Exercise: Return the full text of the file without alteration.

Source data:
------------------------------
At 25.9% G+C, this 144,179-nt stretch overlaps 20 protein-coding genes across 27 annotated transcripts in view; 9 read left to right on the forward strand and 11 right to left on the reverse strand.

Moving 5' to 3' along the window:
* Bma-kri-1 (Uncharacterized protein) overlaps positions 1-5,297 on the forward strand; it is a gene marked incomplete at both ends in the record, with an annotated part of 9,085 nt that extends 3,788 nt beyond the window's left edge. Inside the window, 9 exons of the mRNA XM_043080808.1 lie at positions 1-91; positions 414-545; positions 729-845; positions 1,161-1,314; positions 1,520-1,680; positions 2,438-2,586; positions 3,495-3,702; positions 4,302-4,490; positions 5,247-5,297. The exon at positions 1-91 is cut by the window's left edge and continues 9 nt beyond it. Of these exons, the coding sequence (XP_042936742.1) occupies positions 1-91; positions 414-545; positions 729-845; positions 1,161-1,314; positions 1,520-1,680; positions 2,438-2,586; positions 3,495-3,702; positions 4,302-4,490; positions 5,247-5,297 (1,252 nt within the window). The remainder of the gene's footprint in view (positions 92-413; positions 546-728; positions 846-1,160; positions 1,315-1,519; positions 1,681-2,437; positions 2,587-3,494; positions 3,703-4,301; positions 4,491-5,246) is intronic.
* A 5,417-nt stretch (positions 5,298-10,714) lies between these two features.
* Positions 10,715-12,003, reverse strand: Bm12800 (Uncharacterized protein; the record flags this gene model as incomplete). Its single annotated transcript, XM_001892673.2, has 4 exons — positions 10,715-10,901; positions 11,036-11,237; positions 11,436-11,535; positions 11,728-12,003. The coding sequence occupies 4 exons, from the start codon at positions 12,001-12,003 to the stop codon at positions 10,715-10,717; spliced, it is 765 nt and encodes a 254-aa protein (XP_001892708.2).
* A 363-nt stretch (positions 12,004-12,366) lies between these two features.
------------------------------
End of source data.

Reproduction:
At 25.9% G+C, this 144,179-nt stretch overlaps 20 protein-coding genes across 27 annotated transcripts in view; 9 read left to right on the forward strand and 11 right to left on the reverse strand.

Moving 5' to 3' along the window:
* Bma-kri-1 (Uncharacterized protein) overlaps positions 1-5,297 on the forward strand; it is a gene marked incomplete at both ends in the record, with an annotated part of 9,085 nt that extends 3,788 nt beyond the window's left edge. Inside the window, 9 exons of the mRNA XM_043080808.1 lie at positions 1-91; positions 414-545; positions 729-845; positions 1,161-1,314; positions 1,520-1,680; positions 2,438-2,586; positions 3,495-3,702; positions 4,302-4,490; positions 5,247-5,297. The exon at positions 1-91 is cut by the window's left edge and continues 9 nt beyond it. Of these exons, the coding sequence (XP_042936742.1) occupies positions 1-91; positions 414-545; positions 729-845; positions 1,161-1,314; positions 1,520-1,680; positions 2,438-2,586; positions 3,495-3,702; positions 4,302-4,490; positions 5,247-5,297 (1,252 nt within the window). The remainder of the gene's footprint in view (positions 92-413; positions 546-728; positions 846-1,160; positions 1,315-1,519; positions 1,681-2,437; positions 2,587-3,494; positions 3,703-4,301; positions 4,491-5,246) is intronic.
* A 5,417-nt stretch (positions 5,298-10,714) lies between these two features.
* Positions 10,715-12,003, reverse strand: Bm12800 (Uncharacterized protein; the record flags this gene model as incomplete). Its single annotated transcript, XM_001892673.2, has 4 exons — positions 10,715-10,901; positions 11,036-11,237; positions 11,436-11,535; positions 11,728-12,003. The coding sequence occupies 4 exons, from the start codon at positions 12,001-12,003 to the stop codon at positions 10,715-10,717; spliced, it is 765 nt and encodes a 254-aa protein (XP_001892708.2).
* A 363-nt stretch (positions 12,004-12,366) lies between these two features.